1932

Abstract

This review situates the recent, radical challenges to American criminal justice—calls to end mass incarceration, defund the police, and dismantle systemic racism—within the broader social and economic arrangements that make the US system so distinctive and so problematic. It describes the social structures, institutions, and processes that give rise to America's extraordinary penal state—as well as to its extraordinarily high rates of homicide and social disorder—and considers what these portend for the prospect of radical change. It does so by locating American crime and punishment in the structural context of America's (always-already racialized) political economy—a distinctive set of social structures and institutional legacies that render the United States more violent, more disorderly, and more reliant on penal control than any other developed nation. Drawing on a broad range of social science research findings, it argues that this peculiar political economy—a form of capitalism and democratic governance forged on the anvils of slavery and racial segregation and rendered increasingly insecure and exclusionary in the decades following deindustrialization—generates high levels of social disorganization and criminal violence and predisposes state authorities to adopt penal control as the preferred policy response.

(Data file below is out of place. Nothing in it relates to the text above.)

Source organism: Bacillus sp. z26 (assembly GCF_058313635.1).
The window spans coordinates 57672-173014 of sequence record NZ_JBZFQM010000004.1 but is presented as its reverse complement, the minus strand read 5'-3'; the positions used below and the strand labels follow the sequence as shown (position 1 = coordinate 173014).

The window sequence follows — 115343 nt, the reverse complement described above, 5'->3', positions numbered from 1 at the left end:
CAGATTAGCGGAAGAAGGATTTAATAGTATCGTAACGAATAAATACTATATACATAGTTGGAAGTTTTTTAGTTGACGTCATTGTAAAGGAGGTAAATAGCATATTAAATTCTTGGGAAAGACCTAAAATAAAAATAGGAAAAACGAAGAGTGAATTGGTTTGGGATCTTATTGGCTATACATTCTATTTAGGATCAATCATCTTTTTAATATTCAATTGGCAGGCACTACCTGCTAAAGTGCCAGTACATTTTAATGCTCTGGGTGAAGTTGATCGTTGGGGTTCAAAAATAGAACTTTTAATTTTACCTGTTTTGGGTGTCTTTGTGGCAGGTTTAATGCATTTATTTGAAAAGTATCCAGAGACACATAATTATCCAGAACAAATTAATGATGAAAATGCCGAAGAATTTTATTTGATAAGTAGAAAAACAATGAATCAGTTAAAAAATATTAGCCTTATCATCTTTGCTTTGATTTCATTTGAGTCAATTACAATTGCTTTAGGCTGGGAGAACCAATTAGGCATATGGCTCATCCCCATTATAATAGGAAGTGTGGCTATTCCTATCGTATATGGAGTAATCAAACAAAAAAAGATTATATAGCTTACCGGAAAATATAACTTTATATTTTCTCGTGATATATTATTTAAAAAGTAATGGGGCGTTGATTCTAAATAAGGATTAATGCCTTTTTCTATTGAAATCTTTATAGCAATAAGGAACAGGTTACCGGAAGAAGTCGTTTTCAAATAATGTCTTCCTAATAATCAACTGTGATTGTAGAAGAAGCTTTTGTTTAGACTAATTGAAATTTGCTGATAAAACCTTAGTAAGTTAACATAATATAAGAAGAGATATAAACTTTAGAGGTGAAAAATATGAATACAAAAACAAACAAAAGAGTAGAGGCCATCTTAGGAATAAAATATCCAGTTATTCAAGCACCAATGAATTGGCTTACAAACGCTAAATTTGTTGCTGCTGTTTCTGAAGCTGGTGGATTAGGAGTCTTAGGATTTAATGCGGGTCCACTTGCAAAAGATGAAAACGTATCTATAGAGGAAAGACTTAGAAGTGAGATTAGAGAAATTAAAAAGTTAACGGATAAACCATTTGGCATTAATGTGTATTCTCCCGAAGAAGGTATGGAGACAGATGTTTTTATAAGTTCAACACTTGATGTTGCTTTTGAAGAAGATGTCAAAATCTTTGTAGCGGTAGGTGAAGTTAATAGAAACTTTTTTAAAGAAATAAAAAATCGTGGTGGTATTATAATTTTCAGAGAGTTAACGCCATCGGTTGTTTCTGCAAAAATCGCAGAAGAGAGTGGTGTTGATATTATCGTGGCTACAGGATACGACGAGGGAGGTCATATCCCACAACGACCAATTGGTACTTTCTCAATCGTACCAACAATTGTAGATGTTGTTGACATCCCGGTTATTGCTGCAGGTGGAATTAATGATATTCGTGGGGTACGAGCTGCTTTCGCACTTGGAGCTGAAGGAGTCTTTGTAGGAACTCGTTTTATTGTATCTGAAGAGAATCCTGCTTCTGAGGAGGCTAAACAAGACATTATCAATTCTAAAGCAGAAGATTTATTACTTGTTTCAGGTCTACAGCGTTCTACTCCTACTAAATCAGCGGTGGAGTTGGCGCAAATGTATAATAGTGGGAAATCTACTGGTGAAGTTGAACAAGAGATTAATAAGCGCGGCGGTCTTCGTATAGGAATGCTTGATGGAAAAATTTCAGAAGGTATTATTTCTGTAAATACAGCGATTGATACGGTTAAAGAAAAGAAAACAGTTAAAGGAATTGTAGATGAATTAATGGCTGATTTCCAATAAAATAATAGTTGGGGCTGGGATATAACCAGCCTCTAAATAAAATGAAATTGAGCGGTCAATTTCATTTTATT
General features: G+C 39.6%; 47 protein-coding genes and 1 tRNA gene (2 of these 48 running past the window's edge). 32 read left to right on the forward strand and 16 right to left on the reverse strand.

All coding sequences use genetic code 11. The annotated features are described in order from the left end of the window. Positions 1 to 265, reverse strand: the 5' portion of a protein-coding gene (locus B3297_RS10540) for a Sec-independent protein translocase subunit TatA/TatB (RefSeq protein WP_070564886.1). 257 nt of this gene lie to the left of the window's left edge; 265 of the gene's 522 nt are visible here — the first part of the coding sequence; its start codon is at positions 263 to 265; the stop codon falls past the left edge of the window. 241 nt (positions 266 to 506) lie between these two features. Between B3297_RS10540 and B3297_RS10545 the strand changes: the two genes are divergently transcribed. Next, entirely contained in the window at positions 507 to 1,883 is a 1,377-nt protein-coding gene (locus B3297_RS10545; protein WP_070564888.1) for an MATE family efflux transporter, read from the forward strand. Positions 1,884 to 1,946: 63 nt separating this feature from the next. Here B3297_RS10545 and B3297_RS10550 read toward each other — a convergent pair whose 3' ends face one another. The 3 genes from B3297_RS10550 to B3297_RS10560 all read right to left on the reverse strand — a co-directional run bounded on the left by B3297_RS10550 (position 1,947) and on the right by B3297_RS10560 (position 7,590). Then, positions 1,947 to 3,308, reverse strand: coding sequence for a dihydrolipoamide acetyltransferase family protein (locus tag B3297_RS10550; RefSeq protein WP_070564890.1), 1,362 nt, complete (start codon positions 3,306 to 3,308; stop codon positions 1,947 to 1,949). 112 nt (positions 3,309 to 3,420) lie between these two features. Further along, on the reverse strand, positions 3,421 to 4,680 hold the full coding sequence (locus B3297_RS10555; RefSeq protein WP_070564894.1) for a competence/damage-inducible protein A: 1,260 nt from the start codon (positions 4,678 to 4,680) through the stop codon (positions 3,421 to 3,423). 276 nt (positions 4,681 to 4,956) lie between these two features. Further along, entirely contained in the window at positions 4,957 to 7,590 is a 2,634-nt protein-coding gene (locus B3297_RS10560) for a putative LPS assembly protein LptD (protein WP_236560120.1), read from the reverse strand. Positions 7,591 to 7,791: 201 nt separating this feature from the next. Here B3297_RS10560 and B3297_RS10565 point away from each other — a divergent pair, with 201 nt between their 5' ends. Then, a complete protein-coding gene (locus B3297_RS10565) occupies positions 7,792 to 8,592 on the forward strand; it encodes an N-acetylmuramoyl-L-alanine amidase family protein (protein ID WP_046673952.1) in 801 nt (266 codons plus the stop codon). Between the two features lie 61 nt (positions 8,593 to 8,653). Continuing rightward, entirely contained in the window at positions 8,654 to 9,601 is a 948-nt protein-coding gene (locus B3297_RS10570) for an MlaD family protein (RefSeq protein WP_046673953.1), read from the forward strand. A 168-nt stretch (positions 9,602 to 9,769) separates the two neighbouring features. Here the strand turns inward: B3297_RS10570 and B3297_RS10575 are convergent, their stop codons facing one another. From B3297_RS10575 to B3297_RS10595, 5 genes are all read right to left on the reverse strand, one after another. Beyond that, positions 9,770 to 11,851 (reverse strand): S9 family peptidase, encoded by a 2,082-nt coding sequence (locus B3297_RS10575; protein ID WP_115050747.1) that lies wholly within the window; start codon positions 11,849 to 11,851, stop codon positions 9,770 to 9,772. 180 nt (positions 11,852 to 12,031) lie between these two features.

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2023-01-27
2024-04-23
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